Memorizing repertoire can be a daunting task. For some people, it is incredibly difficult to do. It is time consuming. You may not even be sure if those around you care or benefit from the music being memorized or not. It can be an internal battle when deciding whether to memorize a song or not.
When teaching classes and providing music therapy sessions, memorization of pieces can be crucial to the success of an experience, or it could really not matter in the grand scheme of things. Throughout my week, I utilize three different methods: memorization, having my music off to the side, and putting the music on a stand in front of me.
Here is what I consider when deciding which setup to use.
I first ask myself these three questions:
- What is the population I am working with?
- How difficult is the piece?
- Will having the music in front of me hinder the experience?
Each population is unique and has a different set of needs. If the population or group is on the energetic side, maybe consider memorizing as having other objects in the room could potentially be distracting. If they are more gentle and relaxed, a music stand may work just fine.
You might also have some participants that require hands-on attention. Needing to look at music may prohibit you from providing that. On the other hand, if your participants are quite independent, needing to use your music may be no big deal!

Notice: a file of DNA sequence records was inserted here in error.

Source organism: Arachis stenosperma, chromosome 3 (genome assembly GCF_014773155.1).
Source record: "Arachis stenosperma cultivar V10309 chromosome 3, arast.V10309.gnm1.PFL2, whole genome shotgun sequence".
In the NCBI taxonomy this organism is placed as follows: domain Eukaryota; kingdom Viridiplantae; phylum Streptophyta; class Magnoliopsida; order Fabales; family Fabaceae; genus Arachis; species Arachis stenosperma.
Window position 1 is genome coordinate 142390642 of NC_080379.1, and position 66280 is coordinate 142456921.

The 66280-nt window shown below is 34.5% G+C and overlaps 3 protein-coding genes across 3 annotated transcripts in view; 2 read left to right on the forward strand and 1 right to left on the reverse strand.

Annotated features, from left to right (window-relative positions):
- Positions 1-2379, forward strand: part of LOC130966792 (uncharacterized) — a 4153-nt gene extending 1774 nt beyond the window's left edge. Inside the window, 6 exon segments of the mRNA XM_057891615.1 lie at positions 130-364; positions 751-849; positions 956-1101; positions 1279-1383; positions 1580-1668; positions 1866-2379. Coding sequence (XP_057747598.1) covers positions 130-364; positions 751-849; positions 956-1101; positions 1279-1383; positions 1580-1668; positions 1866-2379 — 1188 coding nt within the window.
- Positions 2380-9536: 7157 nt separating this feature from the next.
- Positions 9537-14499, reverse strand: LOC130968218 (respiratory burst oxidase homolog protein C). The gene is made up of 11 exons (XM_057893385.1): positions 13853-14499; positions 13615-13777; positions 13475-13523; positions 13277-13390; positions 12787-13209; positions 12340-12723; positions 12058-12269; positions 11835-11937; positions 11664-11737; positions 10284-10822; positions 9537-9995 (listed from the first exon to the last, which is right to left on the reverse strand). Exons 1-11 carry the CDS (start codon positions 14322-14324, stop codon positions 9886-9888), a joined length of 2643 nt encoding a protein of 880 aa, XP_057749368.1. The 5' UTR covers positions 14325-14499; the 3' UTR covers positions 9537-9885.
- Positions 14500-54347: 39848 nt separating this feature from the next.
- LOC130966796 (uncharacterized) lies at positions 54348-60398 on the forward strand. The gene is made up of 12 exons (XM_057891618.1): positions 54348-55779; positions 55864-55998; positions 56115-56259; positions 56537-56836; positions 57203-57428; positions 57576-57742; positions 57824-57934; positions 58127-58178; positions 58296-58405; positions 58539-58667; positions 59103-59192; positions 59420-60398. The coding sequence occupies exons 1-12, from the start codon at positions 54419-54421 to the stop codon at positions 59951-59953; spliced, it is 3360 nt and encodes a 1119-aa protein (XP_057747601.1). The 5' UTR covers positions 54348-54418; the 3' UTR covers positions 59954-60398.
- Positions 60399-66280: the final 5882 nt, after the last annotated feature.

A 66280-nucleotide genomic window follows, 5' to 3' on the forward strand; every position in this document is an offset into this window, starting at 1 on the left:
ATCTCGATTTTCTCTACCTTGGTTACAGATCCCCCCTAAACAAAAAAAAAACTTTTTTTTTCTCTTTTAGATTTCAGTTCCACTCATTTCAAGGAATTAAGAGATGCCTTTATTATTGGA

If it’s an easy piece, one shouldn’t have too much of a problem memorizing it. However, if there are lots of lyrics and the chords are unpredictable, I like to at least keep the music nearby as a safety net. The last thing you want is for your brain to be so focused on remembering the music, that you are not present with your participant(s).
The thorough memorization of pieces allows you to be active and present with your participant(s). This is ideal, as you can fully analyze how they are responding to the music and adapt as needed. However, having time for thorough memorization is not always realistic. When considering either having your music next to you or on a stand, it is important to think about what will be the least obtrusive to the experience.
These three questions have helped me determine what works best for me in the settings I work in. In case you were wondering, here is when I use each setup in my practice:
I truly believe that memorizing repertoire is ideal, but not always realistic. I rarely take or have the time to sit down and memorize a piece. I memorize through repetition during my sessions and classes. In other words, I usually start out with the music next to me and gradually memorize each time I sing it.
I keep my music on my iPad or in a binder to the side of me in my Listen & Learn classes, at my school contracts, and during one-on-one music therapy sessions. This gives me the freedom to glance at it when I need to, but also interact with the participants freely.
As far as utilizing a music stand goes, I really only do so with my older adults. I am not as familiar with their music preferences, and their choices can get pretty complex. Having the music in front of me is extremely helpful.
Memorization is so beneficial, but it is not the only option. What is your opinion on memorization vs. using music? How do you decide which to use?